The Department of Treasury has finalized new rules on hardship withdrawals from defined contribution plans that were laid out in the Bipartisan Budget Act of 2018.
Last November, Treasury issued proposed new hardship regs. “The final regulations are substantially similar to the proposed regulations, and plans that complied with the proposed regulations will satisfy the final regulations,” according to the final rule, which is scheduled for official publication in the Federal Register on September 23.
Under the new reg, hardship withdrawals can be extended to include a plan participant’s named primary beneficiary for qualifying medical, educational, and funeral expenses.
The safe harbor list for qualifying expenses is extended to home damages participants suffer in areas of natural disaster. Hardship withdrawals for disaster-related expenses will only be available to the affected plan participant, and not a participant’s relatives or dependents. That provision is different from the relief Treasury has traditionally offered to plan participants in disaster areas, which allows distributions for family members of savers.
Under Treasury’s disaster-relief announcements, participants have a hard deadline by which to make withdrawal claims. Under the new regulation, there is no such deadline.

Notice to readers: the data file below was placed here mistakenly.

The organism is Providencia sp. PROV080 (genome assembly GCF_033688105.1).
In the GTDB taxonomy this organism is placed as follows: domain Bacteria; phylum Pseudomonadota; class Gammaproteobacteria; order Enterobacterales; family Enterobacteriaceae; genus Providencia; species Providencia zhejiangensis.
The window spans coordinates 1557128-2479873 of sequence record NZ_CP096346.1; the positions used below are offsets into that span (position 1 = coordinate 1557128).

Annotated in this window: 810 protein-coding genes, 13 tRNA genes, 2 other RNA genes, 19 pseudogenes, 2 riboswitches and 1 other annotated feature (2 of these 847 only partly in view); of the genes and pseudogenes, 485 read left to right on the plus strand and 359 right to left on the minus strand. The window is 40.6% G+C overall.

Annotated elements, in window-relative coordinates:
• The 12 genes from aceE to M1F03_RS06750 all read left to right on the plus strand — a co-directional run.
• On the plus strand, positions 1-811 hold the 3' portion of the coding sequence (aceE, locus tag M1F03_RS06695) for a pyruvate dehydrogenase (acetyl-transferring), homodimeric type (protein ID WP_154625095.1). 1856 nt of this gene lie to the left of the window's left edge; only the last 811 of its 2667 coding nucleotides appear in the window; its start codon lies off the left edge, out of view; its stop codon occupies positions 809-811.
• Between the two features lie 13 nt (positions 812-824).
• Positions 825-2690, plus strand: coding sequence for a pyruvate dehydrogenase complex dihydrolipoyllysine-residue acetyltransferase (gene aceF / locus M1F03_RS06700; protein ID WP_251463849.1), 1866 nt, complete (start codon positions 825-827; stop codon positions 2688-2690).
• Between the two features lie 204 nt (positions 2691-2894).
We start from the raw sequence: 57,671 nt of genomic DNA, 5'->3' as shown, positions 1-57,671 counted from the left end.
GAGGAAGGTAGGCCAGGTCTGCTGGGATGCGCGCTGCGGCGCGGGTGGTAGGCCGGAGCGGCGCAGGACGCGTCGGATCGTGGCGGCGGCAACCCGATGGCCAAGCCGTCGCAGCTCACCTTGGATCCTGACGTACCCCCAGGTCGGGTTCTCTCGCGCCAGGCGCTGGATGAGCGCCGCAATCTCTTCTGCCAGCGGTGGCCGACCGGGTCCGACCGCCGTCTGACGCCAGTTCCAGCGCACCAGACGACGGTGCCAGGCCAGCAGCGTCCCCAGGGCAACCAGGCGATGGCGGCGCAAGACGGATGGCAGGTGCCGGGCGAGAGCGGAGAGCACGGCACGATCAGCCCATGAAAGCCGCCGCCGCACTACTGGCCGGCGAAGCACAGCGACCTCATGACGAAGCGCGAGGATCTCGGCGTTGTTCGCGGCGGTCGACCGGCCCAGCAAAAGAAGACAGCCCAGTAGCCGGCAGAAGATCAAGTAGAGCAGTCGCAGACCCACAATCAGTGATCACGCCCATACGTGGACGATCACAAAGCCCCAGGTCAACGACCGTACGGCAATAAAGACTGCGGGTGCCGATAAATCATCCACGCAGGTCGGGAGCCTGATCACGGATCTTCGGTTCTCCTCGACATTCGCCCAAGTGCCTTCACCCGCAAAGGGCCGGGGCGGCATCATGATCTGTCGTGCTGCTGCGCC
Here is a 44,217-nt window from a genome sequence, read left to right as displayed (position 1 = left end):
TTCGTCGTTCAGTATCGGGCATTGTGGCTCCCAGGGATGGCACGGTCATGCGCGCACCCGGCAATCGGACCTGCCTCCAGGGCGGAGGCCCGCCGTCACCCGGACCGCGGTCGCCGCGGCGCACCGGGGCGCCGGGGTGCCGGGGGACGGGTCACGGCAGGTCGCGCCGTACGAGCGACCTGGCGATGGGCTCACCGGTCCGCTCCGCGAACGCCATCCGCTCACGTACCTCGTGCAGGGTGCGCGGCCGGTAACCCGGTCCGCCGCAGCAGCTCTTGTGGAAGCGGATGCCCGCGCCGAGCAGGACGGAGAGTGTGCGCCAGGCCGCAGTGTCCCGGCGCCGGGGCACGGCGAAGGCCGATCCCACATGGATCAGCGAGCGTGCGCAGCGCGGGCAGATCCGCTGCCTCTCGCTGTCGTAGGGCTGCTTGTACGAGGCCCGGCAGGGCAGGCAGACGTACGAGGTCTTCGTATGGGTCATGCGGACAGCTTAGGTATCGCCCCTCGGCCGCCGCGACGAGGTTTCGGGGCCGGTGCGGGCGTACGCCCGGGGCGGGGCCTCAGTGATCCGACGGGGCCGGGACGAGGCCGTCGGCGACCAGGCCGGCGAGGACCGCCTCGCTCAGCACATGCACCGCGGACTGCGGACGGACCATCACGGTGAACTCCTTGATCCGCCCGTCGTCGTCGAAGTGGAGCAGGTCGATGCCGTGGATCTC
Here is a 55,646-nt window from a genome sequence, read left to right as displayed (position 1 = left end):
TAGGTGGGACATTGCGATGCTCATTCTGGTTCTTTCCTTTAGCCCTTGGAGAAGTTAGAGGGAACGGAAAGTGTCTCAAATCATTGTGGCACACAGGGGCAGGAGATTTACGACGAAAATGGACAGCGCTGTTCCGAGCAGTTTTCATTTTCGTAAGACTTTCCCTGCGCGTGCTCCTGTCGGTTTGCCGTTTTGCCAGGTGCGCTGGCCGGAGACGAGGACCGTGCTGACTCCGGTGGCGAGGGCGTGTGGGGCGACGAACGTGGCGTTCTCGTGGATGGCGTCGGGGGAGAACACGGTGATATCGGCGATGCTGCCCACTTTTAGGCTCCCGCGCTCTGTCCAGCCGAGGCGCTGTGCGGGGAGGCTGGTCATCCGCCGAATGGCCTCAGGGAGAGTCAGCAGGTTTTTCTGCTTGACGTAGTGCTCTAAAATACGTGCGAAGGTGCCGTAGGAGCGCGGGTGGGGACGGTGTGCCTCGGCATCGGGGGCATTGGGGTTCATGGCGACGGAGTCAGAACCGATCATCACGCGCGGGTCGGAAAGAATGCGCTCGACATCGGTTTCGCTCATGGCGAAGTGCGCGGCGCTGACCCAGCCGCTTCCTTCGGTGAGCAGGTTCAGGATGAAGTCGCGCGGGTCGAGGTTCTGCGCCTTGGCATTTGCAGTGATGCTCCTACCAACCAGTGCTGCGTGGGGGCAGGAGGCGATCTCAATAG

By adding disaster relief to the qualifying events under the safe harbor, regulators intend to eliminate any delay or uncertainty over access to plan funds. Going forward, Treasury says it does not expect to issue disaster-relief announcements for affected retirement savers.
The new regulation also removes the previous 6-month prohibition on payroll deferrals after a hardship withdrawal is taken. Under the amendments to the tax code, participants will not be required to exhaust plan loan options before requesting a hardship withdrawal.
Going forward, hardship withdrawals can be made from a participant’s elective contributions, and the matching contributions from employers, including the earnings on the savings.
Previously, only the employee-share of savings could be tapped. Individual plans may, however, limit participants from drawing down savings from employer contributions.
The new rules on withdrawals of elective distributions also apply to 403(b) plans.
The updated regulations apply to distributions made on or after January 1, 2020, but those made subsequent to passage of the Bipartisan Budget Act of 2018 can also apply under the new regulations.
As was the case before the amendments in the final regulation, a hardship distribution must be used for “an immediate and heavy financial need,” according to an IRS fact sheet.
But the plan participant must not have other available resources, such as, for instance, a vacation home. The distribution amount must not exceed an employee’s need. That need can include taxes or penalties that result from the distribution.
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